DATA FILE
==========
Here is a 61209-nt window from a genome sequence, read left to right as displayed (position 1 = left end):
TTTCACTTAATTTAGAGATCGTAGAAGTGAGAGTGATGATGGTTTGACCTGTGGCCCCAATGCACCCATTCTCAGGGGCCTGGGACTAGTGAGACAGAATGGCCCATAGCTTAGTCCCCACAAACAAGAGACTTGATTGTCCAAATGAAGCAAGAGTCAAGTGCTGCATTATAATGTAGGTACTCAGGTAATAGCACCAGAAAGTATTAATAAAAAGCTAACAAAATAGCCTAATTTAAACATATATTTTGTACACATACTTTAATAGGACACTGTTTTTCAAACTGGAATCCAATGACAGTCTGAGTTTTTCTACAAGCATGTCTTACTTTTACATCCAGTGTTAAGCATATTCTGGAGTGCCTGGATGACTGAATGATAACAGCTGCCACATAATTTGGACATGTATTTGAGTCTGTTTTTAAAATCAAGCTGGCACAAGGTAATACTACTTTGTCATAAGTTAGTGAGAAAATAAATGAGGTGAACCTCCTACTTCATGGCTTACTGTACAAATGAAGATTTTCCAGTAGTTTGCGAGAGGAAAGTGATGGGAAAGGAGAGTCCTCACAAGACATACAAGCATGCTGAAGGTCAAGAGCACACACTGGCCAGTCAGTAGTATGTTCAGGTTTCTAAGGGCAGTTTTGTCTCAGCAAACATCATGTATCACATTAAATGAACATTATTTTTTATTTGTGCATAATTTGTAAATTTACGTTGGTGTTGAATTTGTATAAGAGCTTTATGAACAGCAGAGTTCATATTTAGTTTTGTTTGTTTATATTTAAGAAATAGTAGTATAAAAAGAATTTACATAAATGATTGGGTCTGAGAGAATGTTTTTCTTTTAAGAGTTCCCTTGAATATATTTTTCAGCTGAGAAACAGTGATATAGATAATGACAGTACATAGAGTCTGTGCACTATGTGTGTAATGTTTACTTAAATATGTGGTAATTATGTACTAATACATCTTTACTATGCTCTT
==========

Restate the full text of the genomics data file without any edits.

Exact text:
Here is a 61209-nt window from a genome sequence, read left to right as displayed (position 1 = left end):
TTTCACTTAATTTAGAGATCGTAGAAGTGAGAGTGATGATGGTTTGACCTGTGGCCCCAATGCACCCATTCTCAGGGGCCTGGGACTAGTGAGACAGAATGGCCCATAGCTTAGTCCCCACAAACAAGAGACTTGATTGTCCAAATGAAGCAAGAGTCAAGTGCTGCATTATAATGTAGGTACTCAGGTAATAGCACCAGAAAGTATTAATAAAAAGCTAACAAAATAGCCTAATTTAAACATATATTTTGTACACATACTTTAATAGGACACTGTTTTTCAAACTGGAATCCAATGACAGTCTGAGTTTTTCTACAAGCATGTCTTACTTTTACATCCAGTGTTAAGCATATTCTGGAGTGCCTGGATGACTGAATGATAACAGCTGCCACATAATTTGGACATGTATTTGAGTCTGTTTTTAAAATCAAGCTGGCACAAGGTAATACTACTTTGTCATAAGTTAGTGAGAAAATAAATGAGGTGAACCTCCTACTTCATGGCTTACTGTACAAATGAAGATTTTCCAGTAGTTTGCGAGAGGAAAGTGATGGGAAAGGAGAGTCCTCACAAGACATACAAGCATGCTGAAGGTCAAGAGCACACACTGGCCAGTCAGTAGTATGTTCAGGTTTCTAAGGGCAGTTTTGTCTCAGCAAACATCATGTATCACATTAAATGAACATTATTTTTTATTTGTGCATAATTTGTAAATTTACGTTGGTGTTGAATTTGTATAAGAGCTTTATGAACAGCAGAGTTCATATTTAGTTTTGTTTGTTTATATTTAAGAAATAGTAGTATAAAAAGAATTTACATAAATGATTGGGTCTGAGAGAATGTTTTTCTTTTAAGAGTTCCCTTGAATATATTTTTCAGCTGAGAAACAGTGATATAGATAATGACAGTACATAGAGTCTGTGCACTATGTGTGTAATGTTTACTTAAATATGTGGTAATTATGTACTAATACATCTTTACTATGCTCTT